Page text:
3. Increased Conductivity
Wire mesh involves a network of interconnected wires, which allows for the efficient flow of electrons through the material. This conductivity is essential in electrochemical cells because it facilitates the chemical reactions that produce or consume hydrogen.
There are some processes that control the thickness (or depth) of wire mesh; especially important if the mesh in the stack has tight tolerances. In addition, these processes also help stabilize the mesh and provide superior conductivity contact between surfaces.
One such process is called Cold Bond™. Pioneered by the engineers at Gerard Daniel over 20 years ago, Cold Bond™ mechanically locks the weave together (like calendaring) to stabilize the pore structure and edges. It also achieves some metallic bonding between interfacing surfaces, so all parts of the mesh maintain full electrical continuity (like sintering).
When conductivity is a priority, wire mesh performs better than carbon cloth or paper. This is because wire mesh is more mechanically stable and durable than carbon cloth, which fails to retain its shape, causing the connection points to constantly shift. Wire mesh is less likely to deform or break under the high pressure or temperature conditions that can be present in these applications. The Cold Bond™ process enhances this further because the metallic bonding provides repeatability and consistency that can sometimes be a challenge with carbon paper or cloth.
Renewable energy is increasingly important as more energy companies look for new energy sources, and fuel cells and electrolyzers present a great opportunity.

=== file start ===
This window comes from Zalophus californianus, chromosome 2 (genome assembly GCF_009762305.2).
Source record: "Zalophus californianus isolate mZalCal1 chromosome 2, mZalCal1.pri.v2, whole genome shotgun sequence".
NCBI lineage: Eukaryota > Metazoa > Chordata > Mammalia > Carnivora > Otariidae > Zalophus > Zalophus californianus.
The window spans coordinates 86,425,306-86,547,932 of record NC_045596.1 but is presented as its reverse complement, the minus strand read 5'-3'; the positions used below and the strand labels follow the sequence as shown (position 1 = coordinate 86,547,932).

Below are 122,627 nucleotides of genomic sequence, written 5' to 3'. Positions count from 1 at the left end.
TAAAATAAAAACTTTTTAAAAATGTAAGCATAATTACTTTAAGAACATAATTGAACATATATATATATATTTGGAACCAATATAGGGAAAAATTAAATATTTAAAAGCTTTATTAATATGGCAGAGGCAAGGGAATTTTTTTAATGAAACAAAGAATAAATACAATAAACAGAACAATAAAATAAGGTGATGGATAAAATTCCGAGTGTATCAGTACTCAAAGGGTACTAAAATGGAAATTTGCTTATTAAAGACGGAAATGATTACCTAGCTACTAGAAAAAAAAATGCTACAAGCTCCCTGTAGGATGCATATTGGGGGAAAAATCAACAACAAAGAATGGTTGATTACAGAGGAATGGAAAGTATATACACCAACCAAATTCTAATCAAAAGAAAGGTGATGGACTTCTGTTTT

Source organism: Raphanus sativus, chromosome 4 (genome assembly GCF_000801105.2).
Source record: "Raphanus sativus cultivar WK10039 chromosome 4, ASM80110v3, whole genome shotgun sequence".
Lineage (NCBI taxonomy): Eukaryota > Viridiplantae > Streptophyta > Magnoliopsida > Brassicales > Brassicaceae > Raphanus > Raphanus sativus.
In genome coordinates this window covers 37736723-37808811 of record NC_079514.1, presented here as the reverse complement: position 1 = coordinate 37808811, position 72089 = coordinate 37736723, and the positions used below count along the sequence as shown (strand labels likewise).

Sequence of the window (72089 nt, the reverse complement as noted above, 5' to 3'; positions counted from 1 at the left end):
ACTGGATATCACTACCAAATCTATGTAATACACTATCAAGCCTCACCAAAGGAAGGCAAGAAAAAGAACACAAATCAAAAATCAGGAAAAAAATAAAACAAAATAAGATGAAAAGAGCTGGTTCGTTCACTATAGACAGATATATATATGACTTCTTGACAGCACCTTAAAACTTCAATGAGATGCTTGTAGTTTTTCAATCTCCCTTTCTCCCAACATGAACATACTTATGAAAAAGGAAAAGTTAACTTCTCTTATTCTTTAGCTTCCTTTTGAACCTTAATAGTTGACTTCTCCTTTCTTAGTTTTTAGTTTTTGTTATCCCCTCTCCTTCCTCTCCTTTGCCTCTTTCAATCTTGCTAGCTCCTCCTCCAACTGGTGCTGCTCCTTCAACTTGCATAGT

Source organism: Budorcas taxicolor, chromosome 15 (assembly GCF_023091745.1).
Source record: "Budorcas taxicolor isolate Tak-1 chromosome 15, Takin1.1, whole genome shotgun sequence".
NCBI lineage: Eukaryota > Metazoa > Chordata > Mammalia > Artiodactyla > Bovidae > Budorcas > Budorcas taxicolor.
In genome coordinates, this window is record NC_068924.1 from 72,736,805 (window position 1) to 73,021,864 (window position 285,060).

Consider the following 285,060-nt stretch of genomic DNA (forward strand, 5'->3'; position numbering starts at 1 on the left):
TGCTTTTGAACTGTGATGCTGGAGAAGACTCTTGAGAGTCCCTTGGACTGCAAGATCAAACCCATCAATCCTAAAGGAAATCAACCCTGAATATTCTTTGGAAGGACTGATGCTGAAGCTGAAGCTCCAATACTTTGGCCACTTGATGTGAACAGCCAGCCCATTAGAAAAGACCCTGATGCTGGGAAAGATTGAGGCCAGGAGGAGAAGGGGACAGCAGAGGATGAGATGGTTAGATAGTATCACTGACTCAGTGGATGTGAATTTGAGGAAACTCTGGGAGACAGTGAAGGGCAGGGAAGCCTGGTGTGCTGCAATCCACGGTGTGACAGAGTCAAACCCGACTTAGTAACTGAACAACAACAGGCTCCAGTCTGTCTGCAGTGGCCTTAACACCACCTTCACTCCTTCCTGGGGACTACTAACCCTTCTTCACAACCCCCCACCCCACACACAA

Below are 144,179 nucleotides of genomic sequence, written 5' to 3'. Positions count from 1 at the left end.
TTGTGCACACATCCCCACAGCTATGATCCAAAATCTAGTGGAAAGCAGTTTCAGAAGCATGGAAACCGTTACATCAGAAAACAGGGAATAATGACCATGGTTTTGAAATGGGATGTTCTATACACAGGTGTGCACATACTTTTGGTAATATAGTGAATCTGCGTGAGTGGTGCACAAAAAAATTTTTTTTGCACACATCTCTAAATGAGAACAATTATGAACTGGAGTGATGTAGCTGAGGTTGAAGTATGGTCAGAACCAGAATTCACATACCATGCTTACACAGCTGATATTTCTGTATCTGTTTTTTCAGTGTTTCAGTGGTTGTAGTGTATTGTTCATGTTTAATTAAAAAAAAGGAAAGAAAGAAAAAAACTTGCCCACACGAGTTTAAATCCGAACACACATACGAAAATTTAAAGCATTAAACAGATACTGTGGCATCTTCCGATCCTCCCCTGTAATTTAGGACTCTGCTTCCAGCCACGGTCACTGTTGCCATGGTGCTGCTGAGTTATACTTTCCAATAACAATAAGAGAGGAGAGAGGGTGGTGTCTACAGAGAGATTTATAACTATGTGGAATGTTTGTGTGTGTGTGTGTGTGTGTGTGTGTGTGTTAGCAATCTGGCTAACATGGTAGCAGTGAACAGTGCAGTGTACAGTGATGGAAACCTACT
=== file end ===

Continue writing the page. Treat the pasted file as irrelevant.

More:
For certain functions across both products, wire mesh is a great material option. Its shape, porosity, and bonding process make it a very controllable and repeatable product for new energy applications.
Although woven wire mesh provides excellent value, other media may be a better fit, based on the design of the cell. Expanded metal, carbon cloth and paper, sintered random fiber and felt are some of the other options used. No matter what your requirements are, partner with a trusted supplier that can help you source the right material to meet your specifications.
Gerard Daniel Expertise
Gerard Daniel has been a leading provider of wire mesh and other media for 70 years, with 20 years of experience working in the electrochemical battery, fuel cell, and most recently electrolyzer, market segments. Underpinning the widest range of inventory in North America, our team of skilled application engineers applies their vast knowledge of woven mesh and components to develop the most efficient solution that aligns with your design, development, and production needs, ultimately resulting in reduced manufacturing costs. If you’re interested in learning more about our capabilities, please contact us.